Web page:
Our second day’s trip with a local guide followed a similar pattern – lots of white-tailed deer, swallowtail butterflies and bear scat but no actual sightings until we were safely back inside the truck on the road home. Luckily, on the third day, we had a secret weapon: Barry, a quiet New Zealand tourist, revealed he was a professional deerstalker. Strauss was no slouch in the bear-spotting stakes, but Barry missed nothing: he could pick out paw marks at 100m from a moving vehicle.
We drove almost 100km up an old logging track, crossing streams named by embittered gold miners – Jinx Creek, Sob Creek, Devil’s Creek – until our path was blocked by snow. Huge tree trunks had been scattered like toothpicks by the receding flood waters. No one had been here for days. Fresh grizzly prints ran across patches of mud. Strauss clutched his bear spray (a form of pepper spray similar to that used in riot control). We stuck together as we walked until my concentration lapsed and I found myself 30 yards ahead of the group. At that moment, a bear sprang out of the undergrowth barely 10 yards ahead of me. I froze. It froze. Time froze. It turned its brown muzzle to examine me with an imperious look on its face. And then it scrambled away down the slope.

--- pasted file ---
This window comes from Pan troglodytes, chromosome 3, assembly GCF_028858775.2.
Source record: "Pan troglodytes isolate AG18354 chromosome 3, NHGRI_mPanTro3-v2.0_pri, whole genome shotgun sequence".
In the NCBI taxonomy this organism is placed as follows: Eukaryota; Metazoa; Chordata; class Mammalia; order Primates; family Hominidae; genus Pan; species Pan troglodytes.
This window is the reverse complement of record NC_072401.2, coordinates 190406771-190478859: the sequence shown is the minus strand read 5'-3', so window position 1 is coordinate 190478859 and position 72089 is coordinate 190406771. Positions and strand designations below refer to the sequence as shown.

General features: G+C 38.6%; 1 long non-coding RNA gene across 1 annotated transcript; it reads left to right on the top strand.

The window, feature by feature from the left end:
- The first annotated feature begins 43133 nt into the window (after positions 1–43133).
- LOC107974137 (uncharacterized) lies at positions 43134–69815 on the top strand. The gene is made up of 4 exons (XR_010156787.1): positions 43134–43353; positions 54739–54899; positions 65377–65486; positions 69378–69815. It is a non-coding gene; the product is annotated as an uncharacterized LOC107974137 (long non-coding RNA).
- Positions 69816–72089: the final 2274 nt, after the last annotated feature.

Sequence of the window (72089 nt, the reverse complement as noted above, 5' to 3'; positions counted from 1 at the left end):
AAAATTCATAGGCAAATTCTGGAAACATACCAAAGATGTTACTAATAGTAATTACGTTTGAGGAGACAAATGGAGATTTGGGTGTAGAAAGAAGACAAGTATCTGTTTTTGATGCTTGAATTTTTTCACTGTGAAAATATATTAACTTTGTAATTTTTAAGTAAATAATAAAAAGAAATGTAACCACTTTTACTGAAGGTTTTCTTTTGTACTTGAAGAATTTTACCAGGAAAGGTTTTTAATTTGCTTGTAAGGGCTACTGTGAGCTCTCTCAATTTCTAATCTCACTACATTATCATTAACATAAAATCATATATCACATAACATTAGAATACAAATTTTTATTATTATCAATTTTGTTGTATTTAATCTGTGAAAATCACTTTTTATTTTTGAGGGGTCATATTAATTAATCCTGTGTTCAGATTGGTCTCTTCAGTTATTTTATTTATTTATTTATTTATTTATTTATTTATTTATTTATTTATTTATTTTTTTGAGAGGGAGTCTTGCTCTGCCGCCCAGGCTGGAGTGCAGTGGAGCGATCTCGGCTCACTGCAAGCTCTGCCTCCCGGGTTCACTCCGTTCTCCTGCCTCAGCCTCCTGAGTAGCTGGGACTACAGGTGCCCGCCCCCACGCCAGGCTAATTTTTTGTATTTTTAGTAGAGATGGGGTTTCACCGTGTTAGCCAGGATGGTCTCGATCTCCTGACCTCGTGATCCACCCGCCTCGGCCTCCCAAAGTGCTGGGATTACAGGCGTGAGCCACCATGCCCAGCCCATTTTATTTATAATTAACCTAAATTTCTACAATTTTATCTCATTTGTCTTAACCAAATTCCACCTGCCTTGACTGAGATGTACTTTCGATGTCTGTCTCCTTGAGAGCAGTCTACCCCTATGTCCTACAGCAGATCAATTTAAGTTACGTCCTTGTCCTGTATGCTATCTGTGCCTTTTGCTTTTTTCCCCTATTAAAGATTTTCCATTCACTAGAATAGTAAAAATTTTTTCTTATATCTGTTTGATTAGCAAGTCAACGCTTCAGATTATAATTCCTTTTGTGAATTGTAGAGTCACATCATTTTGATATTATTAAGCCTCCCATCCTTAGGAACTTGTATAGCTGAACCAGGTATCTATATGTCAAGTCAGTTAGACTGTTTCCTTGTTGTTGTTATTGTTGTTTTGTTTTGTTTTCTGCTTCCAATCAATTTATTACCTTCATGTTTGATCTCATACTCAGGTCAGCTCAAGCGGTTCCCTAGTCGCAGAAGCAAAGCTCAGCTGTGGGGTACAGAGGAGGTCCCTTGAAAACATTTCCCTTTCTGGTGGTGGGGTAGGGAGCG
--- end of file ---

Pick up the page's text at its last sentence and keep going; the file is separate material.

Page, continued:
With Barry’s eagle eyes, we saw porcupines, elk, a western striped skunk, possibly a coyote and seven more bears that day. All were black bears, but each one was different. Some we were able to watch from a distance, grazing and ambling about. Others took fright and slipped away.
The more you see these magnificent beasts in the wild the more barbaric it seems that they are still hunted. “There’s still a lot of 19th-century thought – ‘there’s a bear, shoot it’ – and that’s not acceptable in the 21st century,” said Strauss. “BC has an undeserved environmentally friendly image. It isn’t environmentally friendly. What we do have here is a huge amount of nature that can still be saved. What we don’t have is a government that understands it has to take a long-term view of the province.”
You may not always buy all the arguments for eco-tourism, but in this case, it seems crystal clear. Bear-watching is currently estimated to be worth C$3 million per year in BC, but is bound to grow: whale-watching in BC is now worth more than C$100 million. The more tourists come to watch bears the more likely that the authorities will finally get the bluntest of economic messages: these wonderful animals are worth more alive than they are dead.